I care about the future for most of the LCs I knew and especially the LC brothers. They were like family. I don't wish for them to go through this long awful process of attempting to fix this mess. Make no mistake, this is an attempt at reform, it is no sure thing (Please don't tell me I lack confidence in the Pope, I am very confident in him. I am not confident that every one of the 800 LCs will be fully cooperative or even on the same page as one another in this endeavour) It worries me to see these young men I know struggle in a congregation that's in confusion, turmoil, and a major identity crisis. What the charism is is anyone's guess at this point. They don't know. They don't know, today, what they will be in 2 years or more. I'd love for these young men to instead enjoy a vocation where they can do great good for the Church, free of scandal, free of suspicion, and free of the problematic aspects of their formation that worries the Vatican enough to appoint a delegate.

Say for example, my sister is engaged, and there are issues with her fiance that make it less than ideal to marry him - maybe he has anger issues, or he drinks. Before she embarks on that vocation of mariage with him, I'm not trying to harm him by suggesting to her that it's not a good idea - that marriage should be built on a sturdy foundation, that marriage and family life is challenging enough. Make sense?

Now, to the 3gf. Same deal. Their situation is precarious. They don't have status in the Church. Their situation is so troublesome, they had to ASK for their own visitation. Their circumstances were set up by the Legion. The Legion has never offered them anything better, it never occurred to the LC PTB, to better the status of the 3gf. If there had never been a Visitation, nor an opportunity for people to write the Visitators, the Legion would never have thought to improve their standing or status or living arrangements. To this day, those 3gf would have continued to live in a sort of limbo, between lay life and religious life, without the traditional security enjoyed by true religious. Why would I ever want to see friends' or fellow parishioners' daughters drawn into this mess?

RC recruits to RC and the LC. The only vocations I have seen come out of my RC section have gone to LC and RC. Not to the diocese, not to the Universal Church. The Universal Church is hurting for priests. Every time I see a LC priest leave and go to a diocese, I rejoice. He is free from a congregation that's in need of purification, an experiment that may not even succeed (when has a refounding, purification, renewal of this magnitude ever happened before?) and his vocation is preserved and offered in service to the Universal Church, not a small (RC) corner of the Church.

The good LCs - I wish for them to be free. I love the Universal Church, and I wish for it to survive with strong, healthy, well-formed priests. Scattering the LCs to the world appeals to me, like taking a wrong and making it right.

What I envision isn't "harm", it's saving vocations, and saving people from an organization that has been responsible again and again and again of serious damage to people and to the name and reputation of our Mother Church. That offends me a great deal, with or without my own bad experiences.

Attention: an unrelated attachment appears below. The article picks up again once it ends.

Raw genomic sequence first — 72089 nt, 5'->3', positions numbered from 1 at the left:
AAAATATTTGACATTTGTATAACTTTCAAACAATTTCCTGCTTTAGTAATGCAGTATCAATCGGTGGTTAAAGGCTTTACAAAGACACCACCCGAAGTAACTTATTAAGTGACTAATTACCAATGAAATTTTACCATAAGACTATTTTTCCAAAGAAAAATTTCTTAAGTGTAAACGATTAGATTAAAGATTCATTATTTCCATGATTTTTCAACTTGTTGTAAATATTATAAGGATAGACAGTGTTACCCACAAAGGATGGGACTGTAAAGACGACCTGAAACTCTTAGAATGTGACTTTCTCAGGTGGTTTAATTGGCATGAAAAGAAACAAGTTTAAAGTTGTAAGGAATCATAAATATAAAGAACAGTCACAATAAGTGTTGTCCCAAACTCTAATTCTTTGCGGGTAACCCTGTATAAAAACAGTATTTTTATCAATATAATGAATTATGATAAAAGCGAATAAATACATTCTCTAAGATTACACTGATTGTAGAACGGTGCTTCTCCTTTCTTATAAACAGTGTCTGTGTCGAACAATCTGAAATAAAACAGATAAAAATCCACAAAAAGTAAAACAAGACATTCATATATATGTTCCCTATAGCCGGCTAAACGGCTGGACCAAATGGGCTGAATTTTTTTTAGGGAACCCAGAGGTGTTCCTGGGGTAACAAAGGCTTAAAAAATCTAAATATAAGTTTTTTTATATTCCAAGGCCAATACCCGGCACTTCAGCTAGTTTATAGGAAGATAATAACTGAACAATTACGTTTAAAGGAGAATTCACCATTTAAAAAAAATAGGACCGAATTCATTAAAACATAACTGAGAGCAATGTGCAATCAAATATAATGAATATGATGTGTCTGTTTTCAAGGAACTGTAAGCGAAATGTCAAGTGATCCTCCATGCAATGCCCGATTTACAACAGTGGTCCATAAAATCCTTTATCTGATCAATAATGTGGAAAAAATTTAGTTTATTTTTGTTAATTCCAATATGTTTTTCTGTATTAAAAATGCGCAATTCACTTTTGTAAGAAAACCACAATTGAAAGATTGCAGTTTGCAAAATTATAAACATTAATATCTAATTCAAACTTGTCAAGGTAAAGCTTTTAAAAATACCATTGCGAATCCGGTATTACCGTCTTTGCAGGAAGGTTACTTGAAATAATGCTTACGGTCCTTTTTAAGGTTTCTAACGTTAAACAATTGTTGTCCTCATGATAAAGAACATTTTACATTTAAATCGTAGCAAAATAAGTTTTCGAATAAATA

The Church will do as it will, and I am free to agree or disagree, now, and whenever and however this whole awful, scandalous mess is resolved.


Anonymous said...
This comment has been removed by a blog administrator.
Anonymous said...

Oops! Sorry for the multiple posts! It kept telling me it was too big to send, but it sent!!

(red-faced anon2)

The Monk said...

Anonymous - thanks; I deleted the repetition. There is not much in your comment that I would disagree with. Probably just a matter of nuance - for better or worse, the LC is part of the Universal Church. Not every young man who felt called to the LC will be able to jump easily to another congregation or to diocesan priesthood. Some have and I hope they do well. I don't think it is as easy or straightforward as some people think.

I share your hopes, especially for the good people in the organizations.

And the 3gfs. They are most definitely among 'the victims" and I hope the Vatican will act compassionately and quickly in reviewing their situation. I have always worried that their "rules" were even more dysfunctional than some of the LC ones.

At this stage, I think all we can do is hope and pray for the overall good of the Church. Personally, I'm inclined to think that the MM scandal will turn out to be one of those dastardly events that ultimately will be a major "wake up and smell the coffee" moment for the Church that will provoke reform and ensure that the hurt suffered by so many will have redemptive value. What do you think?

Anonymous said...

Anon 2, I am in full agreement with the objectives that you outline in your last posting. One of my fears is that a "scarlett letter" of condemnation will bind, rather than free. Hester's red letter was not discreet, if you remember. She made it large, and very visible, and used it to confront the hypocrisy that condemned her. It increased her alienation, her seperation, and her status as outcast, even in her own mind.

The scarlett letter's objective was to take away her human dignity and reduce her to less than what she was.

This is why I say that I will wear the red letter in solidarity with MM's victims, those purehearted souls who are presently sacrificing everything in order to serve the Church. IF we want people to be free, we have to give them more human respect and consideration for their needs than MM ever did, or the PTB presently do.

Anon 1

irishmexguate said...

i see the Monk's blog has got a lot of reactions and good for him. Dont forget to read his book, and mine, "Our Father Maciel, who art in bed, a Naive and Sentimental Dubliner in the Legion of Christ. It seems that the Scarlet Letter has taken on a life of its own, and so Joan 3gf must also be congratulated.
In an attempt to move beyond the personal, the passionate and the pious I would posit that the Question is not Fr Maciel's personal life but something deeper, and I think it is what the Apostolic Delegate is supposed to be working on:
Does LC/RC have a real, specific, concrete charism - gift to the Church [which normally comes down from the founder] - distinct from other orders and institutions in the Church?
Can a psychopath found a religious order?
These are some of the questions I am asking

Anonymous said...

One can only pray that the Vatican will